There are 5 main grounds to challenge the vailidity of a will.
1. Lack of testamentary capacity
The law requires that a will maker has a sound mind and memory to make a valid will.
The legal test (founded founded in an 1870 case called Banks v Goodfellow) asks if the will maker understands:
- what it means to be making a will;
- what assets they possess and are leaving to others;
- understands who can make a claim on their estate
Recent case example: Croft v Sanders (2019) NSWCA 303
The appellants alleged the deceased lacked testamentary capacity when he made a will in 2013. The asserted lack of capacity arose from alleged cognitive impairment (in the form of dementia) preventing him from weighing the respective claims of all his children to his estate, and secondly, from a pattern of delusions or hallucinations.
There was conflicting medical evidence in relation to the hallucinations and whether they were episodic or continuous. The rationality of the 2013 will, and the instructing solicitor’s evidence was relied upon to conclude the deceased had the requisite capacity and the will was upheld.
The court of appeal agreed
2. Lack of Knowledge and Approval / Suspicious Circumstances
There is a presumption that each will maker has knowledge and approval of the contents of their will.
Circumstances that may disprove this presumption includes:
- the will maker did not ever read the will or have it read to him/her before signing
- the will maker did not receive adequate time to consider the terms of the will
- the will maker did not receive independent advice
- the will was complex and the will maker was unsophisticated and unable to comprehend its terms;
- the terms of the will involve a major departure from prior wills;
- the will is written in a language that the will maker does not understand and with no translation;
- a person invovled in preparation of the will & takes a substantial benefit can lead to ‘suspicious circumstances’.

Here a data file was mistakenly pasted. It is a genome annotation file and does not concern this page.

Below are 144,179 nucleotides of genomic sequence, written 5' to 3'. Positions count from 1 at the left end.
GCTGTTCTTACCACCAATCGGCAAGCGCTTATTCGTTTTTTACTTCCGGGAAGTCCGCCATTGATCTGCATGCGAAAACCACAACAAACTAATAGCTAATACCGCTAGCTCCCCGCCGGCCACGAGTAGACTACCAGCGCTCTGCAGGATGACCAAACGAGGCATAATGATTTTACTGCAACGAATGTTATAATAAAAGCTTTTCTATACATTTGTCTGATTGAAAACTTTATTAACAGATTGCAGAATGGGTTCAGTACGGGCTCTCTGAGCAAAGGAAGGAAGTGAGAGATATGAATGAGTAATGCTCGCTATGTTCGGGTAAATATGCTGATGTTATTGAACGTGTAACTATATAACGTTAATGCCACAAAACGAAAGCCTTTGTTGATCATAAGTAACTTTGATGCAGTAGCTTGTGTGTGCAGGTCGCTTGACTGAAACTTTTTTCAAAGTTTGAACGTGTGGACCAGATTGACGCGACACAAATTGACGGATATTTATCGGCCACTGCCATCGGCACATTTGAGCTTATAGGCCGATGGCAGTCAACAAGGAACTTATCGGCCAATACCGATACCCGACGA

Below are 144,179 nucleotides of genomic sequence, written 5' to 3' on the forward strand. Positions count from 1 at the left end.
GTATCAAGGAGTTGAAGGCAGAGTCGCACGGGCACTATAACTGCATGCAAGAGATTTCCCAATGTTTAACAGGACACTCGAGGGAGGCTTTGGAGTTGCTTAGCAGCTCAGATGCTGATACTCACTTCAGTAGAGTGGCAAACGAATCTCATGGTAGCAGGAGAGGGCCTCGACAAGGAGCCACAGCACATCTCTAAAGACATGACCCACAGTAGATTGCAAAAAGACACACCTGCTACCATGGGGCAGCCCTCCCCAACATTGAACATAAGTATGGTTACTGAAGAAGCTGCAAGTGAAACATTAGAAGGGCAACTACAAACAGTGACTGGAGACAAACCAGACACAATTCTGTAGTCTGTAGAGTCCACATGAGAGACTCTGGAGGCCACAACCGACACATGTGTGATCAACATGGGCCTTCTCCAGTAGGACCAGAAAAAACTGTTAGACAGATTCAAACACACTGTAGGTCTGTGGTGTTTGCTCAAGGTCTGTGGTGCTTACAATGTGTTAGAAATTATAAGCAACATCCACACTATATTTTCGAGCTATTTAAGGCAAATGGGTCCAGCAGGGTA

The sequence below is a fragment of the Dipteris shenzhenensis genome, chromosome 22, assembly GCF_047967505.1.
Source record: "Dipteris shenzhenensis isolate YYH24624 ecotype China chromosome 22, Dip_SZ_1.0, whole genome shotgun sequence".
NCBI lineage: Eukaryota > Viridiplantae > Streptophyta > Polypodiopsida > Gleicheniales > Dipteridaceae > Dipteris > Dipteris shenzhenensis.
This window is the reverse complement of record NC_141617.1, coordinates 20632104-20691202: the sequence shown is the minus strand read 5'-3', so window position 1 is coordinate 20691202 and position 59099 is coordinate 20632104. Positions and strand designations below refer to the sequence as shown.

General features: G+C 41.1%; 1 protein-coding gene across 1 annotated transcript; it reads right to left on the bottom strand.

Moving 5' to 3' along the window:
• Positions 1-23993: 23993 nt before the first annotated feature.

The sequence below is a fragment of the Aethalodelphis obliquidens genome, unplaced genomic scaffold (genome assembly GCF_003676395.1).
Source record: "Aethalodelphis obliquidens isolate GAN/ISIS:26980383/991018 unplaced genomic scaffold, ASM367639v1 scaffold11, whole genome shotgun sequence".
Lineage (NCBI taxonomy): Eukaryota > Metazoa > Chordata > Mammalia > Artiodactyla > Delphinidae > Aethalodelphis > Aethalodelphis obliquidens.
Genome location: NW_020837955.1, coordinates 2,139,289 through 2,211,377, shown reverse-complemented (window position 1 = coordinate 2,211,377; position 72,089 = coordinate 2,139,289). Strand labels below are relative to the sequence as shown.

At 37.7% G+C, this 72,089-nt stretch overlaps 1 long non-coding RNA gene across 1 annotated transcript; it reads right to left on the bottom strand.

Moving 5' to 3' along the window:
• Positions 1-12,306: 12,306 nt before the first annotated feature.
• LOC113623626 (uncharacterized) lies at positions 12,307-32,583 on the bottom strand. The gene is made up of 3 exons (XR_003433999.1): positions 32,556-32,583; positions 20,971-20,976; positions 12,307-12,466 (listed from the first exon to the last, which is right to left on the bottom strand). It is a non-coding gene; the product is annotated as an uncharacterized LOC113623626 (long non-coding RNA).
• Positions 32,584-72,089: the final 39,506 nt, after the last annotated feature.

Once this claim is made, the onus of proof shifts to the party proving the will to show:
(i) the will is valid;
(ii) that the will maker knew and approved the contents of the will; and
(iii) the effect of the distributions made.
3. Undue Influence
A will maker can make a valid will if they do so freely and voluntarily.
Certain relationships have greater influence than others. Perhaps, the will maker values their opinion over others or they trust them more. This influence is not ‘undue’. You would not win an argument based on this relationship alone.
Did the influence coerce the mind of the will maker to draft a will in a particular way?
The court must be satisfied that a person was induced to draft a will contrary to their own wishes. ‘Undue’ relates to impairment of judgment rather than to improper conduct on the part of the person possessing influence.
This is not an easy argument. The evidence usually overlaps with other grounds such as lack of testamentary capacity and lack of knowledge and approval.
4. Failure to meet Formalities
A will must:
- be in writing (handwritten or typed);
- signed by will maker; and
- witnessed by two people at the same time who sign the will and the will maker intended to sign a will.
Unless the formalities are met, the court may consider the will to be invalid. The court has as discretion to consider the document to be an “informal will” which may be found to be a valid yet informal will.
5. Alleged Forgery or Fraud
“The signature has been forged”. A handwriting expert will be required to provide an opinion as to whether the handwriting of the will maker and signature on the will belonged to the same person.
Was the will maker misled into signing a will taking away their freedom to draft a will as the will maker intended?
The fraudulent conduct must have a direct effect on the making of the will and committed by the beneficiary for the sole purpose of receiving a benefit under the will. Circumstances which may suggest undue influence or fraud will often give rise to suspicion or doubt as to the will maker’s knowledge and approval of the contents of the will.
Some cases have been prosecuted in the criminal court…serious stuff.
Are you eligible?
If you are mentioned in a will or entitled to a share of the estate under intestacy rules, you are eligble to bring an application to challenge the validity.
Different to family provision claims, there are no time limitations to bring a claim mentioned above (*this only applies if the grant of probate was issued in common form not solemn form… we will save that discussion for another day).
It is always best to make the claim sooner rather than later.
If you beleive you have grounds to challenge the validity of a will or if you are an executor needing to defend a claim, contact us today for your free consultation.